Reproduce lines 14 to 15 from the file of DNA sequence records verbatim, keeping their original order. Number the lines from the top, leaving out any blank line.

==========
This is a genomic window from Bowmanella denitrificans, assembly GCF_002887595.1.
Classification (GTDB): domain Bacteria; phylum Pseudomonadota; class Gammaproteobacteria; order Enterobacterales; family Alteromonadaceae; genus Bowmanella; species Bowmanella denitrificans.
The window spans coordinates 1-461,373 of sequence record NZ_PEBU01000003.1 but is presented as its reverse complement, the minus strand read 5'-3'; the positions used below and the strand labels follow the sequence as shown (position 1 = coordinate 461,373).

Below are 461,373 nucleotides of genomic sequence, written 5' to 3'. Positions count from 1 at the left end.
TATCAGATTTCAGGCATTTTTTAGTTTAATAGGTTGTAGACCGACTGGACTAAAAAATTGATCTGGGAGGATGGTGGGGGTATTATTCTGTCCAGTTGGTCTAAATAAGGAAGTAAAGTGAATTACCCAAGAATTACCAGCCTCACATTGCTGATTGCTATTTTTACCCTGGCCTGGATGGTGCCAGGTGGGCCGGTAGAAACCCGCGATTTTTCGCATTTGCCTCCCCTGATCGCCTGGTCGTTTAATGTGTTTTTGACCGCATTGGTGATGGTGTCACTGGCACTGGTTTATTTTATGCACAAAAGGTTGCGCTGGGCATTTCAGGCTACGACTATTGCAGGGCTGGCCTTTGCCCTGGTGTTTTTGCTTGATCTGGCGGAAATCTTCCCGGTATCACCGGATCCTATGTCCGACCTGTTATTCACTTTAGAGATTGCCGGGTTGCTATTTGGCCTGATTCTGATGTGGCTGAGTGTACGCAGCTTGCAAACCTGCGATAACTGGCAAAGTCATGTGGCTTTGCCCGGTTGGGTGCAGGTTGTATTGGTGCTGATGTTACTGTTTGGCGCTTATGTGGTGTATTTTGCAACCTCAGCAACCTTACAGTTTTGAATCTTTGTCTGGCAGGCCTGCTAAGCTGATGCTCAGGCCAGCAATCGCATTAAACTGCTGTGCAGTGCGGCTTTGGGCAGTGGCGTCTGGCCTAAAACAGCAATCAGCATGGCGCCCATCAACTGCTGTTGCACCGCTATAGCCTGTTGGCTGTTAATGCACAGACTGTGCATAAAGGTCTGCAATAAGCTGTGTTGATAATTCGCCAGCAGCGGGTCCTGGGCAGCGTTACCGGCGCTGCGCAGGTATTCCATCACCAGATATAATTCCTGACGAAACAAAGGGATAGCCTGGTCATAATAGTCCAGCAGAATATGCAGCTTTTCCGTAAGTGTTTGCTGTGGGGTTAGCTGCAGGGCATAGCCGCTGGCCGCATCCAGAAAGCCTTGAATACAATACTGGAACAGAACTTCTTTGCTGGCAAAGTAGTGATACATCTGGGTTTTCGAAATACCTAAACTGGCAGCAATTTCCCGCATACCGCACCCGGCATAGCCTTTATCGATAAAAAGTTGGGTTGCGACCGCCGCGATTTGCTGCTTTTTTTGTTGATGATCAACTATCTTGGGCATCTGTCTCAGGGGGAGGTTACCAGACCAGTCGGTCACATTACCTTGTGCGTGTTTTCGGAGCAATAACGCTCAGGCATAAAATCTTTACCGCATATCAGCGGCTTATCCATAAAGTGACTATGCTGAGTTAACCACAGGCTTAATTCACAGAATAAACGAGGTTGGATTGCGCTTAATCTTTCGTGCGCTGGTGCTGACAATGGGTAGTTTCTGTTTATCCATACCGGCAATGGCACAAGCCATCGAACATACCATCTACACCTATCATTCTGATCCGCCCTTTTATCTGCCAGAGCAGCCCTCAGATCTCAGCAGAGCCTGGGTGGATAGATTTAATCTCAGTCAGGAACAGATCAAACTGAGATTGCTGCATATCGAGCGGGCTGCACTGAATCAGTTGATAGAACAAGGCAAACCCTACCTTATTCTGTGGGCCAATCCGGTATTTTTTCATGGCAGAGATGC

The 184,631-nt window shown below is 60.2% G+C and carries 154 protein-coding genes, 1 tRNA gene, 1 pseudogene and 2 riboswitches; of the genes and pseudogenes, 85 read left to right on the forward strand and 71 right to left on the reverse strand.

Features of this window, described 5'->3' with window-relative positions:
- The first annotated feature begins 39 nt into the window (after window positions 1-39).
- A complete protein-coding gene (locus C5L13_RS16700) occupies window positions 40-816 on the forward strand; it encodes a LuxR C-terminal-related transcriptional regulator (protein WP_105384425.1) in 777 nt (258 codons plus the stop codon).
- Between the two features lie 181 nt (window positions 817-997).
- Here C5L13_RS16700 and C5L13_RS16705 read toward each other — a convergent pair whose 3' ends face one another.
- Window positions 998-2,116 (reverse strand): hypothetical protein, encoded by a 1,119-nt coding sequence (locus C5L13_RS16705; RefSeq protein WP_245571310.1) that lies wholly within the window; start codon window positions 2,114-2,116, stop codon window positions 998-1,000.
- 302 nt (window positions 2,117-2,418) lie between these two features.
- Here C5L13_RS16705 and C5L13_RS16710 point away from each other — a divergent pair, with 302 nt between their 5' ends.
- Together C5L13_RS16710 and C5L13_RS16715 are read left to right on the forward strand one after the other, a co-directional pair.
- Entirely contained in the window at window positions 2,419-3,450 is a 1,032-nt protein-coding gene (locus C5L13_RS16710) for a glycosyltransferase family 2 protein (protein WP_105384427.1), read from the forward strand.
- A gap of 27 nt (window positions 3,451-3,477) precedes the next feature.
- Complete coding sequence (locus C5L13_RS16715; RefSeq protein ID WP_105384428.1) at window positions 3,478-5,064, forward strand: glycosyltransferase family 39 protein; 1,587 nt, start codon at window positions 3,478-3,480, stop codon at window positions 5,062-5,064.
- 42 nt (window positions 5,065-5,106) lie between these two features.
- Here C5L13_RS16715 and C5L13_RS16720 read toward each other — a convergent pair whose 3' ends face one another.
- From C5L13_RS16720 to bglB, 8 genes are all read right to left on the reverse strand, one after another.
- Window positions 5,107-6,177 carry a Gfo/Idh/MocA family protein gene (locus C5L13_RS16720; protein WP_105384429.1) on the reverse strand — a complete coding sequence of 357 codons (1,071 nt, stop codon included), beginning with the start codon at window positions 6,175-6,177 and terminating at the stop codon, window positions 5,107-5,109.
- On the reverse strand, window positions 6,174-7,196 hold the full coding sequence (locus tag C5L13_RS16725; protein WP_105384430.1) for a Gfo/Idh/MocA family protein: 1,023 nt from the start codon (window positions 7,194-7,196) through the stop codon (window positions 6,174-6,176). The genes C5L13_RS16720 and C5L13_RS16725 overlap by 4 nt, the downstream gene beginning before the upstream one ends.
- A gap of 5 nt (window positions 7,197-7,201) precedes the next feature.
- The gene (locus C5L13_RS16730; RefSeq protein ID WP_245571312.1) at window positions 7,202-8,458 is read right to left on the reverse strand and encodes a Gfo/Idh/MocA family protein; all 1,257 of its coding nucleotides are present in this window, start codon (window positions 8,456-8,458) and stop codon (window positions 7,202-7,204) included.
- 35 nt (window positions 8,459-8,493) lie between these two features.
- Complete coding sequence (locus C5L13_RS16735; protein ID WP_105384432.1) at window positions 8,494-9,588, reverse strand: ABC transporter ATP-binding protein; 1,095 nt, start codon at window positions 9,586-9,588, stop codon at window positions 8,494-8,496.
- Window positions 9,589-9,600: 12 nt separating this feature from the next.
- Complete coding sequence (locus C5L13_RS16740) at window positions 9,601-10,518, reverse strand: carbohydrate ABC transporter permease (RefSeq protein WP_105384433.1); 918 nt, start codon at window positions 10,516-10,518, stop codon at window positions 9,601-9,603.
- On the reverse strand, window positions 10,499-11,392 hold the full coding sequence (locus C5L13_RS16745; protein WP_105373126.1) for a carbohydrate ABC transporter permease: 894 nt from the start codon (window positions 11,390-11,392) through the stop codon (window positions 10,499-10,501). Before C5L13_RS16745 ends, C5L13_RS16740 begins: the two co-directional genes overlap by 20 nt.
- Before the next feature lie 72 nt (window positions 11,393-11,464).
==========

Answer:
- Here C5L13_RS16705 and C5L13_RS16710 point away from each other — a divergent pair, with 302 nt between their 5' ends.
- Together C5L13_RS16710 and C5L13_RS16715 are read left to right on the forward strand one after the other, a co-directional pair.